Resumes, CVs, portfolios, chronological, reverse chronological, functional, combination… When you start researching how to write a resume, you may be overwhelmed by all the styles and advice.
What resumes do employers prefer? How should you format your resume? Check out the following resume writing tips to optimize your results.
You can also check here to find stylish, modern resume templates that you can customize online. These online resume templates make resume creation easy!
In some parts of the world, terms like a resume, curriculum vitae (CV), and portfolio are used interchangeably. But if you live in and are applying for a job in the United States, you want to be sure that your resume fits your employer’s expectations.
A resume is a short biographical document that gives your employer an overview of your background and abilities. Today, resumes are usually no longer than one page. They include your name and contact information, educational background, work history, and skills. This is the type of resume your employer is looking for.
In other countries, the CV is the preferred document. You can think of it as a long resume. It is usually about 3 pages in length and contains more details. In the United States, you usually won’t be asked to provide a CV except in certain academic circles.
The portfolio is separate from the resume. Like references, your employer may ask for a portfolio. This is especially true if you are in a visual industry like art, film, design, or architecture, or if you are a writer or journalist. The portfolio consists of examples of your past work.
Now that we’ve separated the resume from similar documents, let’s talk about standard resume formats.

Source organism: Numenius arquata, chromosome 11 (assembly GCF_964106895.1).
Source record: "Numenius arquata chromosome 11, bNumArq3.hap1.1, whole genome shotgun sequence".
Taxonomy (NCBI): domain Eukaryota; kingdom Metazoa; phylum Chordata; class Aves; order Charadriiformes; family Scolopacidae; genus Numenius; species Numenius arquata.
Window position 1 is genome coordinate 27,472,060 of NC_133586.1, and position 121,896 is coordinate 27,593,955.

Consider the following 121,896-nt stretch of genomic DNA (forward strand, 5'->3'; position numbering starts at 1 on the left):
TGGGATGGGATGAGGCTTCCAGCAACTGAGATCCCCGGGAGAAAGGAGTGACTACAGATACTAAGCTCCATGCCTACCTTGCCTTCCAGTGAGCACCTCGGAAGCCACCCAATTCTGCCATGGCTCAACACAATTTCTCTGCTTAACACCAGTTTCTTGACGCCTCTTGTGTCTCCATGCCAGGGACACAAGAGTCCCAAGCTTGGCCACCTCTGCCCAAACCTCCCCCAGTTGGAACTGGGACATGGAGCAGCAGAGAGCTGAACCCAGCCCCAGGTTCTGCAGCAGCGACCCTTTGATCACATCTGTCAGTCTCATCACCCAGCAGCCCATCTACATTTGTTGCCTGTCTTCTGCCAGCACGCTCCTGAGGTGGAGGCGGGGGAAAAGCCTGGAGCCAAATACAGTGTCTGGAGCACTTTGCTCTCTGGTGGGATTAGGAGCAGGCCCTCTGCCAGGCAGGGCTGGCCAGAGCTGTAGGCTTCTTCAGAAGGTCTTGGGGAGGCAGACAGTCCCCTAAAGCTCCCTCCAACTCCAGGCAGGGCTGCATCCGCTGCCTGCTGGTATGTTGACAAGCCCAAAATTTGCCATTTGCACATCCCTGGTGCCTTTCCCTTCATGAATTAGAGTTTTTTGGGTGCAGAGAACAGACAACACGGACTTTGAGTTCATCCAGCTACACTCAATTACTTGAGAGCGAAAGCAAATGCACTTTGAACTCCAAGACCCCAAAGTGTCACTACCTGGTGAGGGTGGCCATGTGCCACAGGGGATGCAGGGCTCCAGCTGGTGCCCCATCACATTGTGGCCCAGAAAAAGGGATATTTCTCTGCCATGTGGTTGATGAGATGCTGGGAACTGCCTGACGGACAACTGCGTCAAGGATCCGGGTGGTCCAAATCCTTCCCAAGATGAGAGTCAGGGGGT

1. Chronological Resumes
Chronological resumes are so named because they are set up in reverse chronological order. Your most recent job experience will appear first, followed by the one before that, and so on. Your education and training will also be listed with the most recent endeavor first, then working backward in time.
In addition to these reverse chronological sections, chronological resumes also contain your contact information and a list of skills. Chronological resumes are the most common resume type, and they are preferred by employers because needed information is easy to find.
2. Functional Resumes
Another type of resume is the functional resume. Functional resumes focus on skills and experiences. Instead of listing work and education in chronological order, the most relevant experience is listed first, followed by the next most relevant. Dates worked may be omitted and replaced by the number of years or months spent at a particular job.
Functional resumes are most often used by people who have gaps in their work history or those who are changing careers. If you do not fit into one of these categories, using a functional resume is not recommended.
3. Combination Resumes
Combination resumes mix together aspects of chronological and functional resumes. The experiences are still listed in chronological order, but more emphasis is given to highlighting transferable skills.
You may decide to use a combination resume if your past experience is not a perfect fit for the job you are applying to. It still gives the employer the chronological format he or she wants to see.
Now that you’ve considered the type of resume you may want to write, did you know? You may need to write more than one resume. Why?
As noted above, different resume formats are suitable for different circumstances. But what you highlight on your resume may also need to shift with each job you apply for.
Consider: You’re applying to jobs in the same industry you’ve worked in for years. One job is almost identical to what you do now. But another requires that you manage and train a team. Even though you’ve never been a manager before, could you adjust your resume to highlight times that you’ve taken the lead or trained others?
Another position to which you are applying will require you to work directly with customers. Could you highlight your customer service and problem-solving skills?
In each situation, the bulk of the information will remain the same, but you can tweak your wording to highlight the necessary skills.
A short, one-page reverse chronological resume is the most widely accepted format. You should list your work and education in reverse chronological order, starting with the most recent experience and working backward in time. Also, include your contact information and skills list.